I felt quite lonely the last hour - it was just difficult for my sister to watch, and Adi didn't want to disturb me, so no-one was talking to me. They were quite surprised when I was cracking jokes in between contractions. I'd also been quite quiet but at about half past two vocalising turned from om om om into ow ow ow and then into full on screaming during each contraction. The head took a long time to come out, and it was fairly acutely sore. Once the head was out I gave one more push and out he came - and he kicked me in the butt on the way out. Naughty boy! He was born at 3 o clock exactly. Adi caught him, and Barbara helped me turn around, and I told Adi not to tell me what he was, and then he handed him to me and I didn't even look at what he was, I was just looking at him. Then my sister said what is it, a girl or a boy, and Adi told her - I hadn't had a chance to look! Then we phoned my mom who promptly burst into tears - she had been very worried. Then I got out the pool and delivered the placenta straight away, and Adi cut the cord. I was so weak I couldn't even lift David up. Then Adi took him so Barbara could stitch me up, and I was lying naked on the couch being stitched when the ambulance men burst in - you've never seen Adi move so fast to throw them out. It was hilarious. Ester our downstairs neighbour had heard me screaming, and she'd gotten scared, and come to knock on the door. We didn't hear her, and her husband told her the screaming was just the neighbourhood cats. She freaked out and called the paramedics who arrived within 4 minutes. They looked at Barbara's very impressive array of equipment, wished us mazel tov, consented to be photographed by my quick thinking sister, and left. Then we weighed David and saw he weighed a monstrous 3.75 kilos - no wonder it took so long to get him out!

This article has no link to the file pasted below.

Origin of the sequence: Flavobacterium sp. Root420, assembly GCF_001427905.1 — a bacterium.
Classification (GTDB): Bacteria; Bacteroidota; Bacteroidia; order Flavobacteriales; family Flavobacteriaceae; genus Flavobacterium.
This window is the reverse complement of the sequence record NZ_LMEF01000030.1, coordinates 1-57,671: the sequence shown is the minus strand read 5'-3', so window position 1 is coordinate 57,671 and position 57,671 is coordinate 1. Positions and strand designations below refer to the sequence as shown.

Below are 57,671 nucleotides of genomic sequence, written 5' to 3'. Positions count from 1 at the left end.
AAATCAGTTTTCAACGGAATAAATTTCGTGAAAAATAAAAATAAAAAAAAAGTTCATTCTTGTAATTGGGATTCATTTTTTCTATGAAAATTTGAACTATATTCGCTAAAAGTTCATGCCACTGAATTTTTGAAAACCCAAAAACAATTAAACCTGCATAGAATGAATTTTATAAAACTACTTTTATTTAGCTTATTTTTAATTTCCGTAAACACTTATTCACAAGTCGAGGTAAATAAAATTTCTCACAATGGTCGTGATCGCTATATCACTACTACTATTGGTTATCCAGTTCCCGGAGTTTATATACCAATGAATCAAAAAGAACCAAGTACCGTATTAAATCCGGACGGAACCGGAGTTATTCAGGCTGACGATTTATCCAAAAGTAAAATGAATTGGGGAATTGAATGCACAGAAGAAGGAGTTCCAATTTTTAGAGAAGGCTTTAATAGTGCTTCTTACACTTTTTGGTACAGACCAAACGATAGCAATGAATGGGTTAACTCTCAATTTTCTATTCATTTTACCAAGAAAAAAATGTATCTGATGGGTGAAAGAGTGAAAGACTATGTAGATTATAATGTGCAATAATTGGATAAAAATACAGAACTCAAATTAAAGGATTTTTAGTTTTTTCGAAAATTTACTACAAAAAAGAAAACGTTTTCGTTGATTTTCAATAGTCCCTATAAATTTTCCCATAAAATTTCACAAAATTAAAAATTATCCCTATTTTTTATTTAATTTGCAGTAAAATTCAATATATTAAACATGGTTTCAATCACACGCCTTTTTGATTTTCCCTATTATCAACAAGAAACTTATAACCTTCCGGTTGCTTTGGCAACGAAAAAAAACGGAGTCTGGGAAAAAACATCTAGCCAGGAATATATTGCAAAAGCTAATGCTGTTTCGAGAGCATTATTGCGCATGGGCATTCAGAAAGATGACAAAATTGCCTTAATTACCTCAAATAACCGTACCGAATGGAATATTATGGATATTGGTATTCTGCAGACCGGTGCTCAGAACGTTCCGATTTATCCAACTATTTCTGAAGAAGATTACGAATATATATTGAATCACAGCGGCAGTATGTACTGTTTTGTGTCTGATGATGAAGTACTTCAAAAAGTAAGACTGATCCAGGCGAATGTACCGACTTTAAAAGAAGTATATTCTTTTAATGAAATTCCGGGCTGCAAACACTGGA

Meanwhile Adi had phoned his parents - they were in shock when we told them David was born at home - we hadn't told them we were having a home birth. Good thing too as his mom said had she known she would have called the police over to drag us to hospital.

It was so nice not to have to go to hospital, and not to have to worry about being naked or making a noise (though I hadn't planned on making such a noise that the neighbours would call an ambulance). In terms of pain relief, the pool really did help, as did the shower, and also just being able to walk around and deal with the contractions as I wanted to, not being tied up to an IV pole or a monitor was great. Everyone else had been really worried about me having a home birth for my first birth, but I was really calm and quite confident with the decision. That didn't happen immediately - firstly I had read about Jerusalem's hospitals, and the description didn't fill me with confidence. Then the fact that Adi wouldn't be able to stay with me in hospital, and rooming in wasn't guaranteed, so David would have been taken away from me at night too, something I didn't want. It was also very important to me that I succeed with breastfeeding David, and I had read that a good birth is important for that, and that home births are very good in terms of not interfering with the breastfeeding relationship, which was something I liked. I didn't have to worry about someone taking David away, or giving him bottles of formula, or a dummy (pacifier). Another reason a home birth was really great was that my husband played a huge role - he wasn't sidelined at all. He supported me completely all the way through, and then got to catch the baby and cut the cord. He was walking on air for days afterward - he really enjoyed the process.